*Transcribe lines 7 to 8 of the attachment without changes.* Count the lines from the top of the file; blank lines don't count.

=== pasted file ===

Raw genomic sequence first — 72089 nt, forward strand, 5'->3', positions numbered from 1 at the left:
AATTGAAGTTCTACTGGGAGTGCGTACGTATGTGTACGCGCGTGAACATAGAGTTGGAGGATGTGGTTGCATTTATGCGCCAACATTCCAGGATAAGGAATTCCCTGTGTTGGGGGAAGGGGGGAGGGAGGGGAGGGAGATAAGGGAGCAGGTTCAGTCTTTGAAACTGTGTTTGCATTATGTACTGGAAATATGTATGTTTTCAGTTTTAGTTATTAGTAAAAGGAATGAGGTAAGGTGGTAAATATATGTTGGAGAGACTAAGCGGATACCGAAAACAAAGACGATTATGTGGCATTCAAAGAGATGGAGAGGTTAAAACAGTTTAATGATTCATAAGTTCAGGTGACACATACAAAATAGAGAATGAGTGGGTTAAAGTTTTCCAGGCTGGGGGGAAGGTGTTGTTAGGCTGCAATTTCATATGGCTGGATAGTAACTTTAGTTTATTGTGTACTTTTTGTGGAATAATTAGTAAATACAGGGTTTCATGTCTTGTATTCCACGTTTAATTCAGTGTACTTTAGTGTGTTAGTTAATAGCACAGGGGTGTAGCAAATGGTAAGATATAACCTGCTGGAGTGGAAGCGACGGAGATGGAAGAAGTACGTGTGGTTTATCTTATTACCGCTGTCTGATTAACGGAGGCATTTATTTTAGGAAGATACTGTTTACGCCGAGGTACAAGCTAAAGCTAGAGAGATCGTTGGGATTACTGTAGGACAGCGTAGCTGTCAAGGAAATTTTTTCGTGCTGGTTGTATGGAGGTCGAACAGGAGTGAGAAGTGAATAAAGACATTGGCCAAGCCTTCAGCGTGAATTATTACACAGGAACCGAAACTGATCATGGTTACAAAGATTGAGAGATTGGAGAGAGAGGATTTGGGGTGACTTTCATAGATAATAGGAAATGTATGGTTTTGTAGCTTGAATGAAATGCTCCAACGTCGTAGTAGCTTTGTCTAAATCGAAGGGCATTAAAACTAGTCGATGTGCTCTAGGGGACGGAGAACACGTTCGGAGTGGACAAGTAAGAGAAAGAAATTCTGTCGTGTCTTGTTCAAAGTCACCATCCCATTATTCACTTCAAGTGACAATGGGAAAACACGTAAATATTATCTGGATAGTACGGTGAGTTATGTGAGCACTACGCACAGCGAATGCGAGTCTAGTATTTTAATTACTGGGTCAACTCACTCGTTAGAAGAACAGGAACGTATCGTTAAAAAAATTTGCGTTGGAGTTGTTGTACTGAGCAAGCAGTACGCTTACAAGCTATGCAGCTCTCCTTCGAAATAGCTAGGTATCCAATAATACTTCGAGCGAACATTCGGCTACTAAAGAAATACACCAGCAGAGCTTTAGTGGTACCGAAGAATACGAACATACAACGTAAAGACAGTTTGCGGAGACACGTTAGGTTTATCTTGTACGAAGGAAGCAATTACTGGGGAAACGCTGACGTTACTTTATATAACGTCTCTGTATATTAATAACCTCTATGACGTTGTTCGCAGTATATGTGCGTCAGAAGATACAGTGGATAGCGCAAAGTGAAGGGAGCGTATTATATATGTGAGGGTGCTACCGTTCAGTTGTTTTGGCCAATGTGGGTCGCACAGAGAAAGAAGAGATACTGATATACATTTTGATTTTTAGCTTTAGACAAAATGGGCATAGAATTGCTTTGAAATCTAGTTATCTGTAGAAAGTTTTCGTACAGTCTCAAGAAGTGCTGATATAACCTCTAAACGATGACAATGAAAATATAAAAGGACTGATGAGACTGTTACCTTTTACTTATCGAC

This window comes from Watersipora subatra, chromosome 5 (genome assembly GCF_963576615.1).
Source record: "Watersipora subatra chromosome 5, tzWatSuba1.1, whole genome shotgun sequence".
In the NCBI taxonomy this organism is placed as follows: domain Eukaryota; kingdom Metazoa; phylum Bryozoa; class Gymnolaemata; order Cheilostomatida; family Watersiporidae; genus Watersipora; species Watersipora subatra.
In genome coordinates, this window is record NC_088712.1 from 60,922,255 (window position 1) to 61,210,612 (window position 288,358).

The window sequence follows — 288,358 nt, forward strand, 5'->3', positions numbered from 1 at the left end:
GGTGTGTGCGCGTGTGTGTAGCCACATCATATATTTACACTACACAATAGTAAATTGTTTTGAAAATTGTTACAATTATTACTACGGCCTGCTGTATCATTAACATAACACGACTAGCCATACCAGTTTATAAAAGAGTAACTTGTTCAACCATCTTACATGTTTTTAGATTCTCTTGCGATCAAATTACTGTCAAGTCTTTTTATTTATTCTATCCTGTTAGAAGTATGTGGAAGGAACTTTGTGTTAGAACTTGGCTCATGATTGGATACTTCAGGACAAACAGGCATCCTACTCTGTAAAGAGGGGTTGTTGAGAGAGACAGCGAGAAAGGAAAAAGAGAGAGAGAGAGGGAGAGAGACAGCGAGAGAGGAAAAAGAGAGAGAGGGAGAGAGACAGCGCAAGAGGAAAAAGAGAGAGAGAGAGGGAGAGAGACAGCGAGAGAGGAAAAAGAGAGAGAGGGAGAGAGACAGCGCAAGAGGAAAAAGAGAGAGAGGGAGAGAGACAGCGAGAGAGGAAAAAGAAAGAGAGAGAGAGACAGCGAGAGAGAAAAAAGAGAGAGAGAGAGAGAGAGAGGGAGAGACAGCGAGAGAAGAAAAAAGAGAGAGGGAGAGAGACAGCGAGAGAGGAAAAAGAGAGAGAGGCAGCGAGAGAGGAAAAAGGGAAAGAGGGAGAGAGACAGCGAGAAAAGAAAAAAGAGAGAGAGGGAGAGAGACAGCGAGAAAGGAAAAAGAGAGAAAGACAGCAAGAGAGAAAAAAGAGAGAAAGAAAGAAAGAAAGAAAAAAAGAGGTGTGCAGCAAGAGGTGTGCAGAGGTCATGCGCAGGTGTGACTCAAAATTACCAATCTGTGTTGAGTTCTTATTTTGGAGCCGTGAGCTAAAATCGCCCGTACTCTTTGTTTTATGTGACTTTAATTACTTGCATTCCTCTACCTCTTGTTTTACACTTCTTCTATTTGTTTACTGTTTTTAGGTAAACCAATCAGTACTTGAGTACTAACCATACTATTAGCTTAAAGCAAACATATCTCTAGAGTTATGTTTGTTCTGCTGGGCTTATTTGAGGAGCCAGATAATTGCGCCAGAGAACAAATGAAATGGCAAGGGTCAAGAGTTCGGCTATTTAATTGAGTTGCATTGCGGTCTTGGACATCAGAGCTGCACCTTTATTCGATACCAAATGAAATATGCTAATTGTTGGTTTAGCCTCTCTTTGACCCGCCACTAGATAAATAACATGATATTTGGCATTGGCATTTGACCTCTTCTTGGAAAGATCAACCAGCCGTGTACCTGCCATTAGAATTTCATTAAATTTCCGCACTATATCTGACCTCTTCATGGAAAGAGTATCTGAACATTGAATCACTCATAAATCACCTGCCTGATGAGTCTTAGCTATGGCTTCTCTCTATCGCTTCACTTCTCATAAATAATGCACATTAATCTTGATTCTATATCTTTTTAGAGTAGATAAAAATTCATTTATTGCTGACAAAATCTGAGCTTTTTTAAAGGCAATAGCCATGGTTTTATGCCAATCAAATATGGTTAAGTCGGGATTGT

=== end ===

The window sequence follows — 288,358 nt, forward strand, 5'->3', positions numbered from 1 at the left end:
GGTGTGTGCGCGTGTGTGTAGCCACATCATATATTTACACTACACAATAGTAAATTGTTTTGAAAATTGTTACAATTATTACTACGGCCTGCTGTATCATTAACATAACACGACTAGCCATACCAGTTTATAAAAGAGTAACTTGTTCAACCATCTTACATGTTTTTAGATTCTCTTGCGATCAAATTACTGTCAAGTCTTTTTATTTATTCTATCCTGTTAGAAGTATGTGGAAGGAACTTTGTGTTAGAACTTGGCTCATGATTGGATACTTCAGGACAAACAGGCATCCTACTCTGTAAAGAGGGGTTGTTGAGAGAGACAGCGAGAAAGGAAAAAGAGAGAGAGAGAGGGAGAGAGACAGCGAGAGAGGAAAAAGAGAGAGAGGGAGAGAGACAGCGCAAGAGGAAAAAGAGAGAGAGAGAGGGAGAGAGACAGCGAGAGAGGAAAAAGAGAGAGAGGGAGAGAGACAGCGCAAGAGGAAAAAGAGAGAGAGGGAGAGAGACAGCGAGAGAGGAAAAAGAAAGAGAGAGAGAGACAGCGAGAGAGAAAAAAGAGAGAGAGAGAGAGAGAGAGGGAGAGACAGCGAGAGAAGAAAAAAGAGAGAGGGAGAGAGACAGCGAGAGAGGAAAAAGAGAGAGAGGCAGCGAGAGAGGAAAAAGGGAAAGAGGGAGAGAGACAGCGAGAAAAGAAAAAAGAGAGAGAGGGAGAGAGACAGCGAGAAAGGAAAAAGAGAGAAAGACAGCAAGAGAGAAAAAAGAGAGAAAGAAAGAAAGAAAGAAAAAAAGAGGTGTGCAGCAAGAGGTGTGCAGAGGTCATGCGCAGGTGTGACTCAAAATTACCAATCTGTGTTGAGTTCTTATTTTGGAGCCGTGAGCTAAAATCGCCCGTACTCTTTGTTTTATGTGACTTTAATTACTTGCATTCCTCTACCTCTTGTTTTACACTTCTTCTATTTGTTTACTGTTTTTAGGTAAACCAATCAGTACTTGAGTACTAACCATACTATTAGCTTAAAGCAAACATATCTCTAGAGTTATGTTTGTTCTGCTGGGCTTATTTGAGGAGCCAGATAATTGCGCCAGAGAACAAATGAAATGGCAAGGGTCAAGAGTTCGGCTATTTAATTGAGTTGCATTGCGGTCTTGGACATCAGAGCTGCACCTTTATTCGATACCAAATGAAATATGCTAATTGTTGGTTTAGCCTCTCTTTGACCCGCCACTAGATAAATAACATGATATTTGGCATTGGCATTTGACCTCTTCTTGGAAAGATCAACCAGCCGTGTACCTGCCATTAGAATTTCATTAAATTTCCGCACTATATCTGACCTCTTCATGGAAAGAGTATCTGAACATTGAATCACTCATAAATCACCTGCCTGATGAGTCTTAGCTATGGCTTCTCTCTATCGCTTCACTTCTCATAAATAATGCACATTAATCTTGATTCTATATCTTTTTAGAGTAGATAAAAATTCATTTATTGCTGACAAAATCTGAGCTTTTTTAAAGGCAATAGCCATGGTTTTATGCCAATCAAATATGGTTAAGTCGGGATTGT